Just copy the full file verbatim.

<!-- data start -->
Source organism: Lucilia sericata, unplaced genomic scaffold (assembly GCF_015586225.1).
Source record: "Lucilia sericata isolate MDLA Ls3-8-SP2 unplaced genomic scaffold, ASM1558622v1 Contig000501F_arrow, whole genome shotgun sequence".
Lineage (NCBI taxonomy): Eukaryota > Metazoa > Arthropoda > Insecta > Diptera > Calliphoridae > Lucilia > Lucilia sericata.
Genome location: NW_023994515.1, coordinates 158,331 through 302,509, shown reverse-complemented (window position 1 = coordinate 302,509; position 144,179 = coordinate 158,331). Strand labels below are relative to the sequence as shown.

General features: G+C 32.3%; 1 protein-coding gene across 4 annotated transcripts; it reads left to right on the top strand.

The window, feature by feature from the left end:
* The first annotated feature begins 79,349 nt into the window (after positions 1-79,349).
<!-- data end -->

Source organism: Lucilia sericata, unplaced genomic scaffold (assembly GCF_015586225.1).
Source record: "Lucilia sericata isolate MDLA Ls3-8-SP2 unplaced genomic scaffold, ASM1558622v1 Contig000501F_arrow, whole genome shotgun sequence".
Lineage (NCBI taxonomy): Eukaryota > Metazoa > Arthropoda > Insecta > Diptera > Calliphoridae > Lucilia > Lucilia sericata.
Genome location: NW_023994515.1, coordinates 158,331 through 302,509, shown reverse-complemented (window position 1 = coordinate 302,509; position 144,179 = coordinate 158,331). Strand labels below are relative to the sequence as shown.

General features: G+C 32.3%; 1 protein-coding gene across 4 annotated transcripts; it reads left to right on the top strand.

The window, feature by feature from the left end:
* The first annotated feature begins 79,349 nt into the window (after positions 1-79,349).